Prof's New Book Looks to Relational Justice for Hope After Violence
Violence is a transformative experience that destroys the very fabric of our being, said Professor Samuel H. Pillsbury during a recent talk about his new book, “Imagining a Greater Justice: Criminal Violence, Punishment, and Relational Justice.” But healing is possible, he emphasized.
“If there is a single word here to remember it is belonging. We all need to belong,” said Pillsbury, Frederick J. Lower Fellow, at the event held on Loyola's downtown L.A. campus on Thursday, April. 25. “And what violence does, is takes people out of whatever belonging they may have had and what we need to do for justice is try to restore states of belonging.”
Pillsbury has spent the better part of his academic career studying justice in its many forms. His most recent tome focuses on relational justice, “which pays close attention to the relational harm suffered by victims.” His previous books include “Judging Evil: Rethinking the Law of Murder and Manslaughter” and “How Criminal Works: A Conceptual and Practical Guide.”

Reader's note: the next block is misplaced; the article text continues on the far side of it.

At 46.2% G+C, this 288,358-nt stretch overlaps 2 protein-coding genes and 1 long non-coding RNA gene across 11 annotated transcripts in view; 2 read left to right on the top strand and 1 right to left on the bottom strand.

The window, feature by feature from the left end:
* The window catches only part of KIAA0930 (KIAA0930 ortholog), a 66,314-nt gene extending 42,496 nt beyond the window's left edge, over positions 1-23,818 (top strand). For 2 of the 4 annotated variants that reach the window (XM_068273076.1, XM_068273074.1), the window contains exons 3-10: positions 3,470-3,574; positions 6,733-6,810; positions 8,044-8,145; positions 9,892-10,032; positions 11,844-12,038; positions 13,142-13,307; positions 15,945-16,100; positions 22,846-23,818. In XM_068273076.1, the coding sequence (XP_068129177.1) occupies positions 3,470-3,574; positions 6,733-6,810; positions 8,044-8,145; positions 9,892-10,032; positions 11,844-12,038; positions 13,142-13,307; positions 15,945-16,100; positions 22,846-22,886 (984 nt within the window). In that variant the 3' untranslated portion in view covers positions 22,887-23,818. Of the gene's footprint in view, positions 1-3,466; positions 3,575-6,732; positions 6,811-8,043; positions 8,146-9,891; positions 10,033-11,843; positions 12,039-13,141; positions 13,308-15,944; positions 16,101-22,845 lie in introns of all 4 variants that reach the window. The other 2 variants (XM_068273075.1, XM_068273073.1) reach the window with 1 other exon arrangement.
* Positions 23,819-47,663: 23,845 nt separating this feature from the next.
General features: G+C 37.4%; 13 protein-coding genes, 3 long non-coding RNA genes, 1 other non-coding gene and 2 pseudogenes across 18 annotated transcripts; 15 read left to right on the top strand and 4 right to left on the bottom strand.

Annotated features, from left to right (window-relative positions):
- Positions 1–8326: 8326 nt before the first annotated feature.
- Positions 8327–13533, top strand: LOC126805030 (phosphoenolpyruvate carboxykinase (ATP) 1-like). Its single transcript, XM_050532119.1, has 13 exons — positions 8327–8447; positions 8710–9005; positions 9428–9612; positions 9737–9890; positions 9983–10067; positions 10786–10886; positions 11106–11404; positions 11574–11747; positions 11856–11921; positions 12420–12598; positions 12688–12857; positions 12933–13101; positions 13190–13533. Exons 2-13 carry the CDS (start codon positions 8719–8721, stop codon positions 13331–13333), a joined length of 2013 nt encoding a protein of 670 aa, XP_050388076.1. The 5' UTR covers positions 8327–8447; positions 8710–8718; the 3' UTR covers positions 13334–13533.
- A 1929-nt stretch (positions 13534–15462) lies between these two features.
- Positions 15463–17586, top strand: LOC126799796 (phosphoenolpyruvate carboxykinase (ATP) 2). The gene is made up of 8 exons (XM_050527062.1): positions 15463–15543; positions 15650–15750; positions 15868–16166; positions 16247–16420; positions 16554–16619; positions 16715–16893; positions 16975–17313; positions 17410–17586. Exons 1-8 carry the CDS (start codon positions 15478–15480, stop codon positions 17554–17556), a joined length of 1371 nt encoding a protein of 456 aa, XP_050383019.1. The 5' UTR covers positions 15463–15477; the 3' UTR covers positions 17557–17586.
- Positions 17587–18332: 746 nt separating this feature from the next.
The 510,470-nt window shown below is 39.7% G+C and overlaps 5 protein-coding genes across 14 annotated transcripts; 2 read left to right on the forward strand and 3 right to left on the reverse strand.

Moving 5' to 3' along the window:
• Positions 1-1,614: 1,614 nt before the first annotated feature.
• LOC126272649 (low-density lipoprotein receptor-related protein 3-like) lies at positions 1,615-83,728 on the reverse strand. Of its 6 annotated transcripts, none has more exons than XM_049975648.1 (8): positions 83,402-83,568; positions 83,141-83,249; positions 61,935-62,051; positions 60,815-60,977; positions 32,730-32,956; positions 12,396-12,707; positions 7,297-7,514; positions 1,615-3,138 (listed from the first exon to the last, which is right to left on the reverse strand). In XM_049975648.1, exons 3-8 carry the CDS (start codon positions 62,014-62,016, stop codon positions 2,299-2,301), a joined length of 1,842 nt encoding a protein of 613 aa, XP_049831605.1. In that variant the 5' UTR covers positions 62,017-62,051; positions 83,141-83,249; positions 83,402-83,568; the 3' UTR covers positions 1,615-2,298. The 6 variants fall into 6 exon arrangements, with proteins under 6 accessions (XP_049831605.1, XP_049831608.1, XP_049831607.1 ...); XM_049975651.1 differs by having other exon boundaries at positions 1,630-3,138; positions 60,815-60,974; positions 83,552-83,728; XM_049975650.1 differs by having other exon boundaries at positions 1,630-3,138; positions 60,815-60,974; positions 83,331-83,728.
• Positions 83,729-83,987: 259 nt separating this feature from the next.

A former journalist turned assistant U.S. attorney turned criminal law scholar and professor, Pillsbury has viewed the criminal justice system with several lenses. He has focused on addressing “injustices of the Los Angeles County juvenile court system, injustices rooted in inadequate funding, racial discrimination, a failing social welfare system and a culture of over-incarceration.”
That view informed his time as a board member of Loyola’s Center for Juvenile Law & Policy. “Sam was the driving force behind persuading our dean and the rest of the faculty to support the center, which is an incredibly difficult endeavor for an educational institution to do,” said Professor Sean Kennedy ’89, Kaplan & Feldman Executive Director of the CJLP. “Sam is incredibly persuasive and charismatic in his advocacy on behalf of the people caught up in the system, especially kids.”
Hope was a constant presence in Pillsbury’s talk, during which he examined what people can do to examine their own feelings of blame and punishment. That’s no surprise, given how he opens his new text: “This is a book about how we imagine justice. What we cannot imagine, we certainly cannot achieve."